Wednesday, January 14, 2015

Feet on the Ground

Was playing some Sikaran (footsie) flow with R the other morning.

R is very good. One thing that he's really good at doing is being able to move on the balls of his feet. What this gives him is the ability to do more things than if his foot was flat on the floor, a really cool one being he can change the angle of the heel to evade and/or counter a foot trap/leg 'bar'. His pivot and drop at the moment of contact is very effective.

Basically he SHEARS the angle (using the same point of contact but utilizing a direction that favors him) with this new angle, he can put his heel down and take your balance instead of you taking his.

Of course on can also use the heel as a pivot and connect the knee to either as a one-two hit depending on if the range opens or closes. Sonny played mostly on the balls of his feet but used both pivots.

What articulating the ball/heel and foot/knee gives you is leverage. You come to see the arcs as well as the straight lines (both away from you and towards you) which you can use for power generation and the ability to string multiple hits together.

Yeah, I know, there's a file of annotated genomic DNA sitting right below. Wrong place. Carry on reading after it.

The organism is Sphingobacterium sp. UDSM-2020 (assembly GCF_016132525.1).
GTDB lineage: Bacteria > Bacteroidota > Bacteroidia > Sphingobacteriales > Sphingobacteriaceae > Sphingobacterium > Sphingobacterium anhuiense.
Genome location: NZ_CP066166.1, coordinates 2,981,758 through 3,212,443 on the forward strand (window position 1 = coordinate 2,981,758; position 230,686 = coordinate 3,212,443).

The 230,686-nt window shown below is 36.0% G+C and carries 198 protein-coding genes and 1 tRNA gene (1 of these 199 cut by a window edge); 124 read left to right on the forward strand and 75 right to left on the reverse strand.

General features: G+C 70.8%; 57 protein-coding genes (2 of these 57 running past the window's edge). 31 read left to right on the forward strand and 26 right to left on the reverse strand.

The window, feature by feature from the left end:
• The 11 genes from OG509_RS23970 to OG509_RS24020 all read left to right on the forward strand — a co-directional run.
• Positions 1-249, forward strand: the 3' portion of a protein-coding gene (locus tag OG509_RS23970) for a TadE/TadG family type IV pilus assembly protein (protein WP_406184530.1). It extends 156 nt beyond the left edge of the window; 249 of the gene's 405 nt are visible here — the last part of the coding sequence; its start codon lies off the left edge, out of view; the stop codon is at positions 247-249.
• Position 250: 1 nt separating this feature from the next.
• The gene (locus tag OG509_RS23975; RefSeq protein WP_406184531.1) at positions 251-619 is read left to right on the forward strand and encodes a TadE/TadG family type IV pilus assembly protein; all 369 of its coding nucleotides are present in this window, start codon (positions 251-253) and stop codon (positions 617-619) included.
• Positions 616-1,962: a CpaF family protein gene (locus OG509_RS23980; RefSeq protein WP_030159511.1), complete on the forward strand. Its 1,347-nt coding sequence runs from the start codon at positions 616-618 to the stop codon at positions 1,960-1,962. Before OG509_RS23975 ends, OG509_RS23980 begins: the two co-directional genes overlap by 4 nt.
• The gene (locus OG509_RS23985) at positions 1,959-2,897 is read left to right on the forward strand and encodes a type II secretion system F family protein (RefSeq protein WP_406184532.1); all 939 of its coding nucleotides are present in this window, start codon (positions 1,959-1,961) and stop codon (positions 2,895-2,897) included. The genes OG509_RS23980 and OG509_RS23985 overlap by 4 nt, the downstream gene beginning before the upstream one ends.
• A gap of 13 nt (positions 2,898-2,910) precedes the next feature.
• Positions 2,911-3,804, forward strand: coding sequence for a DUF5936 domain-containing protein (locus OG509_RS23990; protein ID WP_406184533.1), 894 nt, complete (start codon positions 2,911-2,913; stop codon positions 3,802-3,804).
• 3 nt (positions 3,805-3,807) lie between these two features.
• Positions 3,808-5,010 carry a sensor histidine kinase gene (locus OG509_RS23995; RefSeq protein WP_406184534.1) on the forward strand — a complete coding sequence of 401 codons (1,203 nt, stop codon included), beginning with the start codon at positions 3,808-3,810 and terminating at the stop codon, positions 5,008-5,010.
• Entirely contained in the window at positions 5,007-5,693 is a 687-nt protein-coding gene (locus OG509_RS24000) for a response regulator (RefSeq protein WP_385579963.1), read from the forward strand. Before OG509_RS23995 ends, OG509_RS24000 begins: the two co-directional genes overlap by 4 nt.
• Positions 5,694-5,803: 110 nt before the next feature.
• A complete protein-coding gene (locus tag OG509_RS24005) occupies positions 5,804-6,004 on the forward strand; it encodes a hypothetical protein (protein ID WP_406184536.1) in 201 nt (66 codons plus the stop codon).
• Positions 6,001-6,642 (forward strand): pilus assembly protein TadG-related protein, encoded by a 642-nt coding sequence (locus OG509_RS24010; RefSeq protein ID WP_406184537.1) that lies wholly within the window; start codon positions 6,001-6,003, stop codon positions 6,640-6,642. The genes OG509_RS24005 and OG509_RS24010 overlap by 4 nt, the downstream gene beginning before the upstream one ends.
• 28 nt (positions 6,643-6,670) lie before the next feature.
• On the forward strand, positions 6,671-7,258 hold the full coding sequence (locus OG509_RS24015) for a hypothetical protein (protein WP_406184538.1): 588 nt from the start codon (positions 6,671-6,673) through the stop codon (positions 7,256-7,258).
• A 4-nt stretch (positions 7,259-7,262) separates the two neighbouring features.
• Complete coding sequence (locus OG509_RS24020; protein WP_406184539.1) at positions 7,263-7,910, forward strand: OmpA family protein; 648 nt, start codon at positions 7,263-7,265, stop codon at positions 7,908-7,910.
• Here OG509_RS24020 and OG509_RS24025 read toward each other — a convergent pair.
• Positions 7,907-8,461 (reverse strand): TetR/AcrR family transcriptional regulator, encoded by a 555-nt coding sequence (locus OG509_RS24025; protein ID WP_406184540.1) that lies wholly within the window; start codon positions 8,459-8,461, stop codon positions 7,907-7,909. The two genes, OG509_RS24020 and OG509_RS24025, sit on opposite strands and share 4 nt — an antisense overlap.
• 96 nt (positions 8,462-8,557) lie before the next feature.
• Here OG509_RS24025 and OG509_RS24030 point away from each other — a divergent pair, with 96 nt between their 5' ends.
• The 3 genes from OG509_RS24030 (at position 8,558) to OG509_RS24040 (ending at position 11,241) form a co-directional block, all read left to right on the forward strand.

I think I already wrote about how Sonny vary rarely used his first contact as the final hit ... I mean if a single attack line was there, sure, he'd use it, but usually he was fighting out of his weight range and needed to off balance before striking for the greatest effect.

Not being flat footed takes training because we all have a tendency to plant ourselves when we fight. I'm sure this is partly to do with a freeze response, it also feels more powerful. However, it is not so good for evasion, countering, drawing, or reversing attacks which are all great skills for smaller people, and if you are around swords.

Here's a good way to start getting light on your feet (If you are not interested in what you should wear to look good during your practice, start at 3mins 15):

No comments: